This is based on something I learned to do when I was 13 and fooling around in the back of an old radio. Because the radio was poorly grounded and I did not unplug it, I was mildly shocked, in the same way a cow up against an electric cattle fence is shocked (no permanent damage, I think, or maybe so much that I don’t know the difference). I stress that you take every precaution against electricity. Your best bet is to use a hand-held radio. It’s easier, not dangerous and it’s just as good. BE CAREFUL.
What you need:
A small, easy-to-open AM (same as mediumwave) radio. When choosing a radio to convert, consider the perfection of a hand-held transistor radio. You can theoretically do this with any radio, but desktop or home stereo models are usually more difficult to get into, involve higher voltages and more sensitive parts. I’ve converted more than 20 radios in this way, and have found that US$10 children’s radios with no FM band and a large, friendly thumb wheel for tuning work perfectly. You should avoid Walkmans and anything with a combo cassette player; they usually have inferior AM radios, small tuning wheels and a ridiculous number of screws to loosen to get at parts. Don’t use anything with digital tuning.
Two pieces of 12 gauge or smaller insulated (or shellacked) wire, one about 24 inches (60 cm) and one about 48 inches (121 cm) or greater. Wire typically used in telephone switching boxes works great, but you can also use magnetic wire spooled off of an old motor. For the short wire, the smaller the gauge of the wire, the longer the piece should be. Remember that your wire’s insulation should be good with no breaks or bare places, except for about an inch at each end
Tools. Usually a screwdriver at most. Will vary according to radio.
You may need a good braunschweiger sandwich with mustard and cheddar as reinforcement. Kaiser rolls are best, but a powdery Portuguese roll will work.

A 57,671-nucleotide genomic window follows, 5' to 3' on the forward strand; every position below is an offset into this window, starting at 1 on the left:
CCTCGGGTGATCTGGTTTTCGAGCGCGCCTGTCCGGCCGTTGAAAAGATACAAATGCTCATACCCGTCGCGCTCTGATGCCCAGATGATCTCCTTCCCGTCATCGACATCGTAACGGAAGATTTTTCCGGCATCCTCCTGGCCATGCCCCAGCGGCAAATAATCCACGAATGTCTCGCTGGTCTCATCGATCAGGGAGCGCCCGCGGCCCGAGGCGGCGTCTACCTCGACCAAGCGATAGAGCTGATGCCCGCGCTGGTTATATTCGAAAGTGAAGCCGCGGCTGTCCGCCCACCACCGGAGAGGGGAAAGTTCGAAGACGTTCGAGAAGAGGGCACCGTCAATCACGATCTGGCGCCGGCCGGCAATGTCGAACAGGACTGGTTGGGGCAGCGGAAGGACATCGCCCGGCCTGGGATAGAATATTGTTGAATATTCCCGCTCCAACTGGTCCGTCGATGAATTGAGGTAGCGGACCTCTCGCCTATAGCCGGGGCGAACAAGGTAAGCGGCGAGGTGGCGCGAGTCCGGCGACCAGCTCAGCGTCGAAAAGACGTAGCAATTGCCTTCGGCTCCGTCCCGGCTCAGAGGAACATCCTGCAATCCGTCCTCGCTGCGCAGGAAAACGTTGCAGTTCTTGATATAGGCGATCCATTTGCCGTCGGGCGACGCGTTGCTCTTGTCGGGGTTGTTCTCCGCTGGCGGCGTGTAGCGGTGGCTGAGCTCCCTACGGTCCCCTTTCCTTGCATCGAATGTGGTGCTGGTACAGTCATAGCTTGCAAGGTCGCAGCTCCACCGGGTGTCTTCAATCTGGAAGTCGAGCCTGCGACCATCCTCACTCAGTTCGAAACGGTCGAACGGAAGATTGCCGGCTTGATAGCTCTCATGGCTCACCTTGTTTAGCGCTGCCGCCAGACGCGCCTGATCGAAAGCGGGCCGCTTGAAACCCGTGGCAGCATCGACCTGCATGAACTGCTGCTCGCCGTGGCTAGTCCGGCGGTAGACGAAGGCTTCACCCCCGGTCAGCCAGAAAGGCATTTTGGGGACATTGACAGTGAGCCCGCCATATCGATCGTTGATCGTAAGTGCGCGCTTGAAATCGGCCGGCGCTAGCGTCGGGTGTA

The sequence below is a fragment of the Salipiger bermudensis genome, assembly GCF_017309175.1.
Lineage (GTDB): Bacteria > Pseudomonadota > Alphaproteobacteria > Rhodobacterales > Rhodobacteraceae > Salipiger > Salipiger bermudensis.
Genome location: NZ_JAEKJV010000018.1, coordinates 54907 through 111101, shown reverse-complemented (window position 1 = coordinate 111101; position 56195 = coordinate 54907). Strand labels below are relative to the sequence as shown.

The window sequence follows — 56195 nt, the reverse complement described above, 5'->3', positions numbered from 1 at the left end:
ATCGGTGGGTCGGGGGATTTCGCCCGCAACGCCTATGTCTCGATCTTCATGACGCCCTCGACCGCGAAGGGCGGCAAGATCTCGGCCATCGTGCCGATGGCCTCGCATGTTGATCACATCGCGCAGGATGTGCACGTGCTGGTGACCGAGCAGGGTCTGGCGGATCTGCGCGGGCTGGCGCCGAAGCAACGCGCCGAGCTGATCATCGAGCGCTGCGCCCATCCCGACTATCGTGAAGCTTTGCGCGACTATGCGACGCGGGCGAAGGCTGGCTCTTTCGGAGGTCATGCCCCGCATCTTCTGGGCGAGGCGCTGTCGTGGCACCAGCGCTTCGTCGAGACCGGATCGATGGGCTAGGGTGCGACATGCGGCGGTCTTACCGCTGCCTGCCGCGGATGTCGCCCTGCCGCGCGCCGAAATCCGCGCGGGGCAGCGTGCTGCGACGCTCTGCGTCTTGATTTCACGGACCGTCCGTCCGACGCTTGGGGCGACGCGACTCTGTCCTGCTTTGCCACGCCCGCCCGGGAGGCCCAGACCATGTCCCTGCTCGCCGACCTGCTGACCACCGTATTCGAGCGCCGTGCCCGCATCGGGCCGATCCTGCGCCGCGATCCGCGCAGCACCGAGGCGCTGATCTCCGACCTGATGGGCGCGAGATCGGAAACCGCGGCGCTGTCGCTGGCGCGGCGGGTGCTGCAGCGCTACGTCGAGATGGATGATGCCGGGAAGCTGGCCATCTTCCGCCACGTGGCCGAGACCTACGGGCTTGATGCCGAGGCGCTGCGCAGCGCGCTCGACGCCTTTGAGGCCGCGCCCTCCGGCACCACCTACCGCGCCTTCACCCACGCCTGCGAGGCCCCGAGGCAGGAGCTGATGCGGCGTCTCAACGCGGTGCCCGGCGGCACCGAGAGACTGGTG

1. Disconnect the battery or power source. REMEMBER, if you are using a model that plugs into the wall, you must unplug the radio at least ten minutes before you start to let any charge dissipate. You could get shocked or damage parts (yours and the radio’s) if there is a charge left in a capacitor or transformer. You may want to ground yourself electrically. I recommend doing this while sitting on top of a metal radiator or you might consider wrapping yourself in heavy duty aluminum foil. Just kidding. Be careful.
2. Open the case and look for the tuning coil. It could be on either side of the green circuit board. The tuning coil is on an iron (ferrite) rod, dark in color with a matte exterior, usually cylindrical with flat ends, often with beveled sides. The rod varies in length (usually two to four inches, or 5 to 10 cm), but is easily recognized by the fine orange/copper wire that is wrapped around it, usually on top of waxed paper. There is nothing else like it in the radio. Usually, the bigger the radio, the bigger the ferrite rod.
3. Loosen the rod in such a way as to remove it from the chassis but not disconnect the wires attached to it. Be careful, because these wires are difficult to reconnect. There is usually not a lot of slack in them. Sometimes the rod is held in place by wax; other times it is held in place by a plastic fastener screwed to the circuit board.